SDHSAA panel searching for best path as fall seasons draw near
PIERRE -- With less than a month before the first high school sports practices are scheduled to begin, the South Dakota High School Activities Association is still working to piece together a proposal to safely return to action.
The SDHSAA convened a 20-person committee aimed at tackling the unprecedented task of holding a sports season during the COVID-19 pandemic, with another meeting scheduled for Thursday. Individual school districts are also still determining what the school year will entail when students return in the fall, which tasks the committee with navigating a variety of factors.
In attempting to come up with a plan that could encompass the entire state, the first goal was to create as diverse a committee as possible, drawing on administrators from large and small schools and in different areas of the state, as well as medical professionals to compose proper precautions when practices for cheer, dance and soccer begin on Aug. 3.
“There’s a lot of pieces that we’re trying to navigate together, and hopefully, what it comes down to is what the best answer is for kids,” SDHSAA Assistant Executive Director John Krogstrand said. “We know all the positives and wonderful things interscholastic sports brings for kids and we want to make those things possible, but be responsible given the current situation we find ourselves in.”
In May, the SDHSAA released a three-phase, non-binding summer guideline based on the National Federation of State High School Associations recommendations. Many of the schools following the plan are currently in Phase Two, which includes groups of 50 people outdoors.
Meanwhile, the SDHSAA is monitoring non-school activities such as the prep-aged baseball season in the state, as well as how the South Dakota High School Rodeo Association completed its region and state rodeo events. Sanford Health, which is one of the SDHSAA’s corporate sponsors, recently began hosting AAU basketball tournaments at the Pentagon in late June.
Most high school-sanctioned sports in the United States are currently shut down or going through non-contact activities, but the Iowa High School Athletic Association is currently hosting its high school baseball season.
According to a July 4 report by ESPN, 25 of the 338 schools have been impacted by COVID-19, as well as 20 softball teams. An outbreak results in a 14-day quarantine period in which that given team’s season is suspended for that period of time.
“It’s a reference point -- ‘Here’s some ideas that different people are trying,’” Krogstrand said. “It’s something that we can learn from, see how it goes and use as a reference point. … Baseball kind of falls in that low-to-medium (risk) range and there are some things you can do for spacing, where that’s not a realistic concept when you talk about cheer and dance or football.”
Balancing state and local control
While the main focus during the early discussions have been centered around how to create a safe environment for players and coaches, there also must be a plan for fans and officials.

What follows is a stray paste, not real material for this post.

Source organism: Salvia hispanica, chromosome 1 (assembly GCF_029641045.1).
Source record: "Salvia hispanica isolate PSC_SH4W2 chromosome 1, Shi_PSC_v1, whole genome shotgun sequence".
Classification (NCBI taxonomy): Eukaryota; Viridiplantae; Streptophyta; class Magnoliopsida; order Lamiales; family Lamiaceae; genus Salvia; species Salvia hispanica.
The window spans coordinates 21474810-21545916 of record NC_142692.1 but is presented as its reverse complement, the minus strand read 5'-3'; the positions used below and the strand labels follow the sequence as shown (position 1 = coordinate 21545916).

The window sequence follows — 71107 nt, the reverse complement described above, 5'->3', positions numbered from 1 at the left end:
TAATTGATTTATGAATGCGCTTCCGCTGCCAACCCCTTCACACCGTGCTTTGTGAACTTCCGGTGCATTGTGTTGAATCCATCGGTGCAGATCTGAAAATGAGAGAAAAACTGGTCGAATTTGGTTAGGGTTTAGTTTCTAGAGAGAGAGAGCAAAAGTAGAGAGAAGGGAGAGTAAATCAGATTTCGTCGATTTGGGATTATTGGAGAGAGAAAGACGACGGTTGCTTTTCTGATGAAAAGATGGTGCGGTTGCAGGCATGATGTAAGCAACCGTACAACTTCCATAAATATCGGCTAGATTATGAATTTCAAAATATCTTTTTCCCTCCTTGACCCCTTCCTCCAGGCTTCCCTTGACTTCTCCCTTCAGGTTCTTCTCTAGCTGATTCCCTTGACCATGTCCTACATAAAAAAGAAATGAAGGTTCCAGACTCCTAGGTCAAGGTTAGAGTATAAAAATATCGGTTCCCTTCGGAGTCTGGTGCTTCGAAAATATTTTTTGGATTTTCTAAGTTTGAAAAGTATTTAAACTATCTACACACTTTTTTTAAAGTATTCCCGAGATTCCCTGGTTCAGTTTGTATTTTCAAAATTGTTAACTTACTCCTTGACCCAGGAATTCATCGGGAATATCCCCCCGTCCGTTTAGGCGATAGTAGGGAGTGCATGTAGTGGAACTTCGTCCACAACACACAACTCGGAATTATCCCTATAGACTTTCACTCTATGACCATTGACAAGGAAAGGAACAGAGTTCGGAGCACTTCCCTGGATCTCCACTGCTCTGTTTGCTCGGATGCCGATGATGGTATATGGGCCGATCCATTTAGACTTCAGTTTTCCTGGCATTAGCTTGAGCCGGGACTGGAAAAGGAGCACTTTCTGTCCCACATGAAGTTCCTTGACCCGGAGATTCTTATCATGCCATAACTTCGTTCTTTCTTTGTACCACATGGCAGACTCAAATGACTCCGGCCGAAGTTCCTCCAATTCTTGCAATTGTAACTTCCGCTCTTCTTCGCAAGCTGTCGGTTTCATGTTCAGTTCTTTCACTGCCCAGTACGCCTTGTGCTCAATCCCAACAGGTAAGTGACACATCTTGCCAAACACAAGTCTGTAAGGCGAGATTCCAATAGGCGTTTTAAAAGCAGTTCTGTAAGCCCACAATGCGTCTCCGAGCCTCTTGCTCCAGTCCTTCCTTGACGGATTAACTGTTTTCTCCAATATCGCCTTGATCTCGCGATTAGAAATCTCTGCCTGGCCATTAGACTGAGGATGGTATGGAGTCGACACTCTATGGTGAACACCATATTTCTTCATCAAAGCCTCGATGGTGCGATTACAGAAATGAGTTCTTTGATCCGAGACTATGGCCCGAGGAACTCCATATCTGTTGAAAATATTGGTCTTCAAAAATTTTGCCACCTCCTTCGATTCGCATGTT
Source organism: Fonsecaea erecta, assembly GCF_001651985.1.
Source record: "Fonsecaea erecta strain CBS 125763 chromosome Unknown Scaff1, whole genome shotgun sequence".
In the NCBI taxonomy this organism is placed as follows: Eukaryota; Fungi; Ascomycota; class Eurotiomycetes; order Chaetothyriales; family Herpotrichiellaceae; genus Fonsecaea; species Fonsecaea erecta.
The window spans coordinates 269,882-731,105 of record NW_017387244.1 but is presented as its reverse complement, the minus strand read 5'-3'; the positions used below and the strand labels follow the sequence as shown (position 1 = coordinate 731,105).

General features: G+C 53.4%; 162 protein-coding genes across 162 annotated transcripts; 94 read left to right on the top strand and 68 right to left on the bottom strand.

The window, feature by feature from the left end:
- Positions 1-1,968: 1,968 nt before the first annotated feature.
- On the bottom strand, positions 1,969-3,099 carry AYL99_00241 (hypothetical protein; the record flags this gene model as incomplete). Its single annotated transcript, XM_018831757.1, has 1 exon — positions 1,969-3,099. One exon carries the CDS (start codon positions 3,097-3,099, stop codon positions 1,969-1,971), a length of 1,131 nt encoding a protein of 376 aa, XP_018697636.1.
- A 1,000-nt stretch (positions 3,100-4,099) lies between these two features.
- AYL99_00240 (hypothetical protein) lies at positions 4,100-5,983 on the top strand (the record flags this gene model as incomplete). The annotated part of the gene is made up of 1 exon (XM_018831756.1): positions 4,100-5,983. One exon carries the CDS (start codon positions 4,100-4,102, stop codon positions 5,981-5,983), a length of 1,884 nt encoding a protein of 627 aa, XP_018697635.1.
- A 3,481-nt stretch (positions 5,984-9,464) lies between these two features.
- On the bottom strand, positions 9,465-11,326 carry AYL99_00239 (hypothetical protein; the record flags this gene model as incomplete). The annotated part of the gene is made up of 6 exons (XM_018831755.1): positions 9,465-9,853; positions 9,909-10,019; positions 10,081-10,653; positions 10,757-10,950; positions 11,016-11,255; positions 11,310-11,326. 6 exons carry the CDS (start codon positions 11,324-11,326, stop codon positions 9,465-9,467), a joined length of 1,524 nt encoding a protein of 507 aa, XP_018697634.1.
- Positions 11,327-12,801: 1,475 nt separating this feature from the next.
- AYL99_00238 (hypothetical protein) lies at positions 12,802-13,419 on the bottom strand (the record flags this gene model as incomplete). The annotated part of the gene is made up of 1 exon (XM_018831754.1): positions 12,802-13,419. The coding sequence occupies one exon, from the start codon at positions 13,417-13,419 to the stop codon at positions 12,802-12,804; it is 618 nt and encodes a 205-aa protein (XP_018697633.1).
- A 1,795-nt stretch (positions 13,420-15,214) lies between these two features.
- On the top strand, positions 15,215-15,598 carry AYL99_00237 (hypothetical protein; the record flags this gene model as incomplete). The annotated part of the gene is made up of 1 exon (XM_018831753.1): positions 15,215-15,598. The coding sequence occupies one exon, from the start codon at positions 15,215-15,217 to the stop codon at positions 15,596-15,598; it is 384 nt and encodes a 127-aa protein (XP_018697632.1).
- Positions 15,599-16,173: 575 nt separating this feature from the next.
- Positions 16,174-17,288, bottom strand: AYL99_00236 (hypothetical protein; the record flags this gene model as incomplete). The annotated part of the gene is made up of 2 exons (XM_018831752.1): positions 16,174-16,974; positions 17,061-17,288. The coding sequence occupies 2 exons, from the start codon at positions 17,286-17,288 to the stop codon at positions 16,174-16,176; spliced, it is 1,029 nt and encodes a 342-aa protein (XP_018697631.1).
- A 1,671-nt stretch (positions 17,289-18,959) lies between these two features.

Krogstrand said discussions as to whether events would be held with fans have been minimal thus far, as have measures such as screening and mask requirements if events were to include fans.
“Right now, it’s a discussion about whether it’s safe and reasonable for the activities to happen,” Krogstrand said. “We kind of have to arrive at that decision and those parameters and the spectator side is a piece of that. First we have to make that decision about what’s reasonable to go with.”
One of the key decisions regarding spectators will be how much power is left to individual counties and districts to determine the right course of action and what is mandated by the state. Gov. Kristi Noem left districts in charge of their back-to-school visions during her “Back to normal” plan in April, but some counties have been more affected by COVID-19 than others.
Minnehaha, Pennington, Beadle, Lincoln and Brown counties have combined for 5,541 of the state’s 7,163 confirmed cases and 85 of the 98 COVID-19-related deaths. Meanwhile, Harding, Jones, Perkins and Potter Counties have yet to report a positive case.
Platte-Geddes Superintendent Joel Bailey, who is a member of the committee, expressed a desire for uniform regulations and a certain amount of local control. When it came to screening of coaches and players, Bailey said, “The discussions that took place during the initial meeting revolved around a standard procedure for screening the athletes and coaches. Having a standard procedure would ensure that all districts are operating under the same procedures.”
When it came to whether spectators should be screened upon entering an event, particularly one held indoors, Bailey said, “That decision is still up in the air. In my opinion, this may come down to a local decision for each district.”
Krogstrand said conversations are still on-going about striking the proper balance, but the SDHSAA typically offers baseline rules and a school can impose more stringent rules if it chooses. But, one of the difficult questions about local control could come over a school with few COVID-19 cases traveling to one with a larger pool of cases.
“The point of the committee is to have that buy-in and collective that these are the bare-minimum rules,” Krogstrand said. “Certainly, any school district has the right to enact stronger enforcement or more strict rules if they so choose. They may happen this fall as we get into athletics, given the nature of what some see as fit, responsible and reasonable to do.”